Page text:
Special to the News-Times
LUFKIN — The Federal Communications Commission recently released a map showing what it believes are the types and speeds of internet service available to every household in Deep East Texas.
The map was built with information from the internet providers, including those in our region.
Rural leaders from throughout Texas have voiced concerns that the map exaggerates the actual service that is available to Texans, especially those in rural communities. There is a process for individual households and communities to challenge the map data, and the Deep East Texas Council of Governments is urging residents to look at the map and report inaccuracies.
DETCOG is working on a region-wide bulk challenge; however, the individual household challenges are an important part of this process.
The verification is important in that more than $40 billion from the federal government will soon be sent to states to expand internet connections. The new FCC map will determine how that money is allocated among the states, with funding allocated based on the number of unconnected homes on the map.
DETCOG’s goal is to help ensure the State of Texas receives its fair share of this funding. If only 1 percent of the map is inaccurate, 100,000 or more Texas homes could remain unserved. The problem is thought to be even greater in rural areas, where some estimates are that the inaccuracies may be as high as 25 percent.
In Deep East Texas that could equate to more than 31,000 homes.
The timeline to participate in the challenge process is short. The deadline for challenges is Jan. 13, 2023. The process requires household residents to review their addresses on the map and report, with evidence, any errors.
How to Submit a Challenge
To look at your residence on the map, go to: https://broadbandmap.fcc.gov/home. Households that do not have internet access can get help at your local library or use the wi-fi at a local fast-food restaurant. On the home page, you can place your address in the “search by address” window, which will show your location on the map. It will also show the internet providers at your home and the type of service each provides.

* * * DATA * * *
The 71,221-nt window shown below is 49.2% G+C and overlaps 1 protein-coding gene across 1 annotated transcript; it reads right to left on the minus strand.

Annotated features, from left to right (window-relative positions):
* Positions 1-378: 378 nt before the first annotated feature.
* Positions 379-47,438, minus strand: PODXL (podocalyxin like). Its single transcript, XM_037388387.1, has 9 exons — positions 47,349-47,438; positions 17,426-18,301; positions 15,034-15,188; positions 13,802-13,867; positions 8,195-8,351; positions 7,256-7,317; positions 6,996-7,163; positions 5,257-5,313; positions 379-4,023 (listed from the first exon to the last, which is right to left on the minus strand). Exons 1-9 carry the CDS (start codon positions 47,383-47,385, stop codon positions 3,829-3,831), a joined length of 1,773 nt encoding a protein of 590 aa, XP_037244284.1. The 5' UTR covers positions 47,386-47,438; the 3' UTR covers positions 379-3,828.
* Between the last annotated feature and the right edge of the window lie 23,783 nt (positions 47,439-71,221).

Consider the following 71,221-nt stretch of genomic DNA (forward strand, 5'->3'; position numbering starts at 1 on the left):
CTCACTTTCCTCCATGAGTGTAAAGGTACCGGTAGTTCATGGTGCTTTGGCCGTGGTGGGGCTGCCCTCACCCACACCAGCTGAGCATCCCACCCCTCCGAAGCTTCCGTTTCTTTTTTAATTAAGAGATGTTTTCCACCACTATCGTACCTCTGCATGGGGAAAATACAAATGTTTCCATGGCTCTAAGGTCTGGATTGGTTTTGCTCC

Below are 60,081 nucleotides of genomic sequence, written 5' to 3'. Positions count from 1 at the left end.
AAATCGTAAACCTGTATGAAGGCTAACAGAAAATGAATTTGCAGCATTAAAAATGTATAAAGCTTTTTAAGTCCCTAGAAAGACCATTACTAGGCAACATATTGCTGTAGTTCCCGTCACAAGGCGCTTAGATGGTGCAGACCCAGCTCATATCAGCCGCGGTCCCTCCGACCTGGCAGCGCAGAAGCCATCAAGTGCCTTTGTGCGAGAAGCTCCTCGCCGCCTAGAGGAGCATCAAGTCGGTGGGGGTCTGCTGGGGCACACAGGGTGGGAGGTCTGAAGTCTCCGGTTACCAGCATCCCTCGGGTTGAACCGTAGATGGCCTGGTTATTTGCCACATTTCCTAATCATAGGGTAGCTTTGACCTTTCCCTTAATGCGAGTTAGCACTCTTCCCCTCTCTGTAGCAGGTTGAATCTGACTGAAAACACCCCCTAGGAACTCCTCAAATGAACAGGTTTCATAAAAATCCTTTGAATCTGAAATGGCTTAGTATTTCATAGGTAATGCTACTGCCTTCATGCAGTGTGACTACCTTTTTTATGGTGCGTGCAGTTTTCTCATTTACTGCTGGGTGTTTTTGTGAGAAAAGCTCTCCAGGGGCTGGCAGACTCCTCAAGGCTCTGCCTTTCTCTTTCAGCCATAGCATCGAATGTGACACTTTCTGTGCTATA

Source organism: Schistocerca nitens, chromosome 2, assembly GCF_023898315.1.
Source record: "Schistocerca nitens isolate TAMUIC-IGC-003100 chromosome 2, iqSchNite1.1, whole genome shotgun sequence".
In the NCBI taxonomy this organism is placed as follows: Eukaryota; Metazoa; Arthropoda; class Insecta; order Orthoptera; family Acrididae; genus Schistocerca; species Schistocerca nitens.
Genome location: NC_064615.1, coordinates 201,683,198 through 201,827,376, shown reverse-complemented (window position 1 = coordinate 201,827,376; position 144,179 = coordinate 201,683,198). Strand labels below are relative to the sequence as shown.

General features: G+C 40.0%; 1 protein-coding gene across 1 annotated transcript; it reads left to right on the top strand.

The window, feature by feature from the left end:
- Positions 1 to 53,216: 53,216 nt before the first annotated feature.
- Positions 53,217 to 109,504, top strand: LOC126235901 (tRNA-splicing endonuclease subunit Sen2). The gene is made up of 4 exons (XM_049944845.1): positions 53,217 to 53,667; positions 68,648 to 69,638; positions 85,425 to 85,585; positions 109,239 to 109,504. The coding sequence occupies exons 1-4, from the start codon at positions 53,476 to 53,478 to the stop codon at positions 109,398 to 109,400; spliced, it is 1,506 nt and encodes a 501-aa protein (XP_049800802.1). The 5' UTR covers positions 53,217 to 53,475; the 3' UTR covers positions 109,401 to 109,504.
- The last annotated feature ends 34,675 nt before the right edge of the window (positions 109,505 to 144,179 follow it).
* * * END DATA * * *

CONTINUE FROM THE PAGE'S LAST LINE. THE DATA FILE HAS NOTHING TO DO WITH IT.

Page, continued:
Once an address is entered, the map will zoom in and show what has been reported as available:
The Texas Broadband Development Office has also provided more details on how to submit a challenge at https://comptroller.texas.gov/programs/broadband/communities/maps/fcc/. As many who most need the service may not be able to get onto the internet to complete the task, you may contact DETCOG at (936) 634-2247 for help.
Challenges can be based on several basis, including that the provider denied a request for service, demanded excessive connection fees or failed to schedule an installation within 10 business days of a request. Once a challenge is filed, providers are required to review the challenge and either concede or dispute it within 60 days.
Reasons you can submit an availability challenge as described by the Texas Broadband Office include:
•Provider failed to schedule a service installation within 10 business days of a request.
•Provider did not install the service at the agreed-upon time.
•Provider requested more than the standard installation fee to connect this location.
•Provider denied the request for service.
•Provider does not offer the technology or service type at this location.
•Reported speed is not available for purchase.
•Subscribed speed is not achievable. (Individuals only can select this option (on the map), but it won’t create a challenge.)
•No wireless signal is available at this location.
•New, non-standard equipment is required to connect this location.
If one of the services listed is not actually offered to the selected location, or if the providers listed do not actually serve your location, you can submit an availability challenge.